What Being Out Means To Me
Over the last year, I’ve found myself having a similar conversation with many of my friends. Maybe it’s a sign of the times, maybe it’s simply that my peer group is hitting that age, or maybe it’s been on my mind and I’m listening for it. Lately I find that we are talking about degrees of being out, about how we are actively being visible, about how we are sick of folks presuming things about our sexuality or having family treat it like a dirty secret. We are all suddenly feeling a need to be visible, not just out.
I have a friend who finally just put it on Facebook, “just so everyone knows, I am a lesbian.” Her family was devastated. They had known for years, but now it is public. Another friend of mine just married his boyfriend of 10 years. It turns out his mother, who knows he’s bi, has spent the last 10 years hoping he’d meet the right woman. She’s having a very hard time handling the marriage. Separately each of them initiated conversations with me about their needs to be visible and proud, not just out.
I recently watched a movie called “Appropriate Behavior” and the main character is a bi woman. When folks ask her, don’t your parents know, she says “They know I know they know…” This seems like a pretty common state of affairs. We are encouraged to let everything go along unsaid, implied, to not make people uncomfortable by talking about our orientation, our loved ones, our desires.
On National Coming Out Day we talk a lot about how empowering it is to be out, how your outness can change the world, how much better you will feel, but I wish more folks would also discuss what it means to be out, that there are different ways of being out, that what’s right for you will likely change over time. No matter who you are, you don’t just come out once. This is especially true of bi people, who will find themselves correcting total strangers about their orientation over and over again. I like to think of outness, like I think of sexuality, as a spectrum.
For many years I was what I thought of as “low-key” out. I’m a bi poly woman married to a man. When I didn’t want to have a whole big conversation about it (which was most of the time), I would just say “I’m married.” Yeah, I knew everyone was assuming that that means I’m married to a man and that he is my only partner, but that’s not my problem. I told myself, it’s not like I’m lying. I’m being honest, I am married. Sure, if they had prodded further, I would have told them more, but no one ever bothered to prod further and I was secretly thankful. Our society encourages us, pressures us, even forces us to be “low-key” out. “I’m married, but actually…” or “actually, I’m bi…” are statements that often cause eye rolls. They are seen as oversharing, immature, and attention grabbing.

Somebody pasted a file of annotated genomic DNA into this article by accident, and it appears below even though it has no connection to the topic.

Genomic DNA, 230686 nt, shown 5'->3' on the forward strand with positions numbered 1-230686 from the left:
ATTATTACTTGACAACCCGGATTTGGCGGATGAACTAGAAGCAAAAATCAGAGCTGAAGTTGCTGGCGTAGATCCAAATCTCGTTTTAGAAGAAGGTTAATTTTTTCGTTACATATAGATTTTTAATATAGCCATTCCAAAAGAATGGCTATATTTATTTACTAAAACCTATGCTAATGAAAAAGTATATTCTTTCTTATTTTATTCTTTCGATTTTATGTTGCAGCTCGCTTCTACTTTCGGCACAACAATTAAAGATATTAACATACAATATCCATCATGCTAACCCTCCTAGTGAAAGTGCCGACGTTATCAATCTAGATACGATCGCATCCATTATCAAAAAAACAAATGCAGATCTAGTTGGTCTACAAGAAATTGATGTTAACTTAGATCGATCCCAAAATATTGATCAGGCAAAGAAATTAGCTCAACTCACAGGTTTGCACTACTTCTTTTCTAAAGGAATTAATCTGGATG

But, really why is it so important to tell everyone who you might want to sleep with? Here are a few reasons. One is that when you are asking me to hide myself, you are telling me that I should be ashamed of who I am, that I have something I should be hiding. You might still love me, but you clearly consider this fundamental aspect of who I am to be a flaw.
Another reason is that there are people who really do need to know my orientation and when we are conditioned to constantly mislead others about our sexuality, it becomes such a habit that we just don’t tell anyone. Here’s a list of people who should know, but don’t or haven’t known until very recently: my doctor, my gynecologist, my therapist, my psychiatrist. These people are supposed to be taking care of my health and they need to know these details of my life. When I say “I’m married,” they quit asking questions about how many partners I’ve had recently, what kind of protection I’m using, etc. Instead every one of them asks, “are you planning on having children?” This is also an important question regarding my health, but not the only one.